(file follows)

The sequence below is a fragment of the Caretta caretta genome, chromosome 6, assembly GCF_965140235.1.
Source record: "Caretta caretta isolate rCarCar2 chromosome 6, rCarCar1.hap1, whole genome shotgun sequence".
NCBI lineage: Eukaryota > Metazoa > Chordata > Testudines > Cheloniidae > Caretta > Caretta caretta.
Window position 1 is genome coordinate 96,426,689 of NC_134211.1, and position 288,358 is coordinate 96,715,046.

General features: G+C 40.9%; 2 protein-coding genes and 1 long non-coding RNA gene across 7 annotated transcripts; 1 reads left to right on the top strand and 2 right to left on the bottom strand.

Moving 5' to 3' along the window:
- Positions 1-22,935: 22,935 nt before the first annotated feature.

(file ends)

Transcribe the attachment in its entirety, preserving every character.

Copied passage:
The sequence below is a fragment of the Caretta caretta genome, chromosome 6, assembly GCF_965140235.1.
Source record: "Caretta caretta isolate rCarCar2 chromosome 6, rCarCar1.hap1, whole genome shotgun sequence".
NCBI lineage: Eukaryota > Metazoa > Chordata > Testudines > Cheloniidae > Caretta > Caretta caretta.
Window position 1 is genome coordinate 96,426,689 of NC_134211.1, and position 288,358 is coordinate 96,715,046.

General features: G+C 40.9%; 2 protein-coding genes and 1 long non-coding RNA gene across 7 annotated transcripts; 1 reads left to right on the top strand and 2 right to left on the bottom strand.

Moving 5' to 3' along the window:
- Positions 1-22,935: 22,935 nt before the first annotated feature.